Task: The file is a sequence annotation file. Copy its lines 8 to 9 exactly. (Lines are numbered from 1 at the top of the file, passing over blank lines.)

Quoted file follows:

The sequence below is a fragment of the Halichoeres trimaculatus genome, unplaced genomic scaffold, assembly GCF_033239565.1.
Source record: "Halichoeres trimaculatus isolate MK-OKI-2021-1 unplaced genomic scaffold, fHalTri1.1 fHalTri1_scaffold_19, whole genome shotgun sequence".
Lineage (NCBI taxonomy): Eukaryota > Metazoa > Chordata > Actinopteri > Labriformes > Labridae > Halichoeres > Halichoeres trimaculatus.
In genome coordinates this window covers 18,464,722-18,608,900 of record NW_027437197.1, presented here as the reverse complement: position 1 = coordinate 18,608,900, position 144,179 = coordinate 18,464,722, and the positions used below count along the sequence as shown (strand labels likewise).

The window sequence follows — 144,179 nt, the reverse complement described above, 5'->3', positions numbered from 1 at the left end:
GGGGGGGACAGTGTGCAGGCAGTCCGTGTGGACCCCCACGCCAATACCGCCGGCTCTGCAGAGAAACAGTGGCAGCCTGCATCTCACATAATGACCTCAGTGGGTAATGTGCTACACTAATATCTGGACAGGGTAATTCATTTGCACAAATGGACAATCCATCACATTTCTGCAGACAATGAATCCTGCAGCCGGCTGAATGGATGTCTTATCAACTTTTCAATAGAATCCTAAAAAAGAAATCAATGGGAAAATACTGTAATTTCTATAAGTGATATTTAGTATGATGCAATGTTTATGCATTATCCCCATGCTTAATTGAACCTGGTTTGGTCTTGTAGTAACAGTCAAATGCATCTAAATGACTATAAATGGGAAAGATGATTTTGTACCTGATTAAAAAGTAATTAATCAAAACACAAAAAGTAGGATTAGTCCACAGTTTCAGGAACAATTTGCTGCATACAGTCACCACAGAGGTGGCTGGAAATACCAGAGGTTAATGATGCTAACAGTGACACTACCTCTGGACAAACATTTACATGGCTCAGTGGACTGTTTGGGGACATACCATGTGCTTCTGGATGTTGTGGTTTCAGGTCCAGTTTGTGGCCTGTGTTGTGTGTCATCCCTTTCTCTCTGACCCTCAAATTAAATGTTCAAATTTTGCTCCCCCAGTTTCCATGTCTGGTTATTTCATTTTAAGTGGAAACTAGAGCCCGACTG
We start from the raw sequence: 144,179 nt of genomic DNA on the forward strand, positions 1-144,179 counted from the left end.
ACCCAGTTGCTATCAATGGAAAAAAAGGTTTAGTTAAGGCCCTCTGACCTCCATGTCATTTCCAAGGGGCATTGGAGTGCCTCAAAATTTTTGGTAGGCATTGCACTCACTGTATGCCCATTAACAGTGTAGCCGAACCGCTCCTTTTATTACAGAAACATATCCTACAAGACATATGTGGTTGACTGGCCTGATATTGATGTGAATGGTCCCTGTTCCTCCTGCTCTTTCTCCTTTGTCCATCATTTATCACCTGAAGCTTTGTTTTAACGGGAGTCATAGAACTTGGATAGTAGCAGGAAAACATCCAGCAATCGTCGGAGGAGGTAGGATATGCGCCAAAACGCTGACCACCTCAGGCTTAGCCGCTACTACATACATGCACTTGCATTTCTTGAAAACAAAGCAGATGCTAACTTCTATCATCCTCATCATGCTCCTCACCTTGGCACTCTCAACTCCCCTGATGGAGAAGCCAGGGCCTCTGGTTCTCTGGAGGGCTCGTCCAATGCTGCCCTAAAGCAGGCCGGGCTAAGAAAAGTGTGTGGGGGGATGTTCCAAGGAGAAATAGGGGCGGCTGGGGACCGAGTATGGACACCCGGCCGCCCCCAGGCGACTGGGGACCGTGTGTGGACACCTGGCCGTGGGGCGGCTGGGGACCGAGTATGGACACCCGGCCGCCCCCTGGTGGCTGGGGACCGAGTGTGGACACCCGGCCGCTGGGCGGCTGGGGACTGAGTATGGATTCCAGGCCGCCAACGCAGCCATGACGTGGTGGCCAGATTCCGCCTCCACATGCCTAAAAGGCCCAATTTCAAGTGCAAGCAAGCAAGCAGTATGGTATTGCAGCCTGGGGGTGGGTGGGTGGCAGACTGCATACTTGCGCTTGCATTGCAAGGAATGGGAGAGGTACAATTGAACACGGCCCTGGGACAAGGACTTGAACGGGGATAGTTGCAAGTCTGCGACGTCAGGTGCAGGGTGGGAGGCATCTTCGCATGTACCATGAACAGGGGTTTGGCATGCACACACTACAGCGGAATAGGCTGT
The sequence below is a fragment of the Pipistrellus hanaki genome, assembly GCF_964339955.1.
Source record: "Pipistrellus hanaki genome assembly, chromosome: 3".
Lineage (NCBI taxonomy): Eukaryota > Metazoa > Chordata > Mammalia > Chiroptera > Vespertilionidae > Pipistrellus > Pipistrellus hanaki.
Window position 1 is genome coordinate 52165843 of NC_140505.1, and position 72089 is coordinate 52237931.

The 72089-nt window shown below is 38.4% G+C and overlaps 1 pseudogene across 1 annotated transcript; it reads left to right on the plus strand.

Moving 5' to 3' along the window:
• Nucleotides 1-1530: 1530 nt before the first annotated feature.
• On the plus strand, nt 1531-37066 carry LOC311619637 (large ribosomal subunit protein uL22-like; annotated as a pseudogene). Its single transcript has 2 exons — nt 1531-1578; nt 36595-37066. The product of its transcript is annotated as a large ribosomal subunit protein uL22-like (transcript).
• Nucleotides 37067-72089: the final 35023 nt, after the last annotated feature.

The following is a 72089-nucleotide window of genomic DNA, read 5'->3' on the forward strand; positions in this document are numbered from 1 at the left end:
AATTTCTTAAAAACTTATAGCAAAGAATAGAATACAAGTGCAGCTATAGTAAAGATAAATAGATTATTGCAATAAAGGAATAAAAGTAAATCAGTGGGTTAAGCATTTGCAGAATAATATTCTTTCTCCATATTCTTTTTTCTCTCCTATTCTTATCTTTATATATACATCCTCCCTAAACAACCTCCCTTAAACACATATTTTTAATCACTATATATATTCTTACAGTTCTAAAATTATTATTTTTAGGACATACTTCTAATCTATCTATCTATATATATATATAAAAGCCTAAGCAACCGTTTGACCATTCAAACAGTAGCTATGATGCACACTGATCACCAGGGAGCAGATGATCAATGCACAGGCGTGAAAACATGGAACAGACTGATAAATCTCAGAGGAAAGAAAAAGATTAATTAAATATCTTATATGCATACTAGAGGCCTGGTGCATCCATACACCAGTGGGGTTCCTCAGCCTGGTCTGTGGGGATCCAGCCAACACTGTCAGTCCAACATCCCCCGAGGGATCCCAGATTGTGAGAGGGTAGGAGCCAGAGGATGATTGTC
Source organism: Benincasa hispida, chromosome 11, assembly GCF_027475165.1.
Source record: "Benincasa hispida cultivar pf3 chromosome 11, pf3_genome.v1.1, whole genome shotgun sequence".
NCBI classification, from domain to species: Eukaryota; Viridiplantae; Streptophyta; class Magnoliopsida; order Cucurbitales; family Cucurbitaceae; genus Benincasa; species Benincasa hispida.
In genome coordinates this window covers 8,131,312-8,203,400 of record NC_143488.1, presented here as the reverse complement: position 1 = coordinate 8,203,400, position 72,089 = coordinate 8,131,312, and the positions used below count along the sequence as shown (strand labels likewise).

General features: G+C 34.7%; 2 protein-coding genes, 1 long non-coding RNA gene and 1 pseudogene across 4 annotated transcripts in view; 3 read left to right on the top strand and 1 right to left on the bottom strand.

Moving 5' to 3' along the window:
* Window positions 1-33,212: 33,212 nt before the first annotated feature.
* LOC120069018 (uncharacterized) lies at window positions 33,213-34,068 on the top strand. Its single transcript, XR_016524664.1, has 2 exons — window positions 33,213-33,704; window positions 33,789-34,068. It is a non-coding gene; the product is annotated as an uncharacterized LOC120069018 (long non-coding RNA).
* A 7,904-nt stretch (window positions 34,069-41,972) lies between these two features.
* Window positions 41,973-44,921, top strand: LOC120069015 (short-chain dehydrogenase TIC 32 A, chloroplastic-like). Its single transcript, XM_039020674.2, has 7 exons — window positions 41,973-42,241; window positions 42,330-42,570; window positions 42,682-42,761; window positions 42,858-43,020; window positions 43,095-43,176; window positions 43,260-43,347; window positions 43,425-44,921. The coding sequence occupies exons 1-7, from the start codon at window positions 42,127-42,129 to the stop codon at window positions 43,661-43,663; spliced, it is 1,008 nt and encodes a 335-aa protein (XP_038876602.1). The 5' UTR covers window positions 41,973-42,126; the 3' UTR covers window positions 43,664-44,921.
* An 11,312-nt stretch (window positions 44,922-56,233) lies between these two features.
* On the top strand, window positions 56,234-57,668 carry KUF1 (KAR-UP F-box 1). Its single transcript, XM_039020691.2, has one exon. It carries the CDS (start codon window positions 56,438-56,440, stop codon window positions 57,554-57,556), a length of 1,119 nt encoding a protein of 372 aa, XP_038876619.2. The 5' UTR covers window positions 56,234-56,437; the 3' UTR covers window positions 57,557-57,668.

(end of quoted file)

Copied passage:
ACCCAGTTGCTATCAATGGAAAAAAAGGTTTAGTTAAGGCCCTCTGACCTCCATGTCATTTCCAAGGGGCATTGGAGTGCCTCAAAATTTTTGGTAGGCATTGCACTCACTGTATGCCCATTAACAGTGTAGCCGAACCGCTCCTTTTATTACAGAAACATATCCTACAAGACATATGTGGTTGACTGGCCTGATATTGATGTGAATGGTCCCTGTTCCTCCTGCTCTTTCTCCTTTGTCCATCATTTATCACCTGAAGCTTTGTTTTAACGGGAGTCATAGAACTTGGATAGTAGCAGGAAAACATCCAGCAATCGTCGGAGGAGGTAGGATATGCGCCAAAACGCTGACCACCTCAGGCTTAGCCGCTACTACATACATGCACTTGCATTTCTTGAAAACAAAGCAGATGCTAACTTCTATCATCCTCATCATGCTCCTCACCTTGGCACTCTCAACTCCCCTGATGGAGAAGCCAGGGCCTCTGGTTCTCTGGAGGGCTCGTCCAATGCTGCCCTAAAGCAGGCCGGGCTAAGAAAAGTGTGTGGGGGGATGTTCCAAGGAGAAATAGGGGCGGCTGGGGACCGAGTATGGACACCCGGCCGCCCCCAGGCGACTGGGGACCGTGTGTGGACACCTGGCCGTGGGGCGGCTGGGGACCGAGTATGGACACCCGGCCGCCCCCTGGTGGCTGGGGACCGAGTGTGGACACCCGGCCGCTGGGCGGCTGGGGACTGAGTATGGATTCCAGGCCGCCAACGCAGCCATGACGTGGTGGCCAGATTCCGCCTCCACATGCCTAAAAGGCCCAATTTCAAGTGCAAGCAAGCAAGCAGTATGGTATTGCAGCCTGGGGGTGGGTGGGTGGCAGACTGCATACTTGCGCTTGCATTGCAAGGAATGGGAGAGGTACAATTGAACACGGCCCTGGGACAAGGACTTGAACGGGGATAGTTGCAAGTCTGCGACGTCAGGTGCAGGGTGGGAGGCATCTTCGCATGTACCATGAACAGGGGTTTGGCATGCACACACTACAGCGGAATAGGCTGT
The sequence below is a fragment of the Pipistrellus hanaki genome, assembly GCF_964339955.1.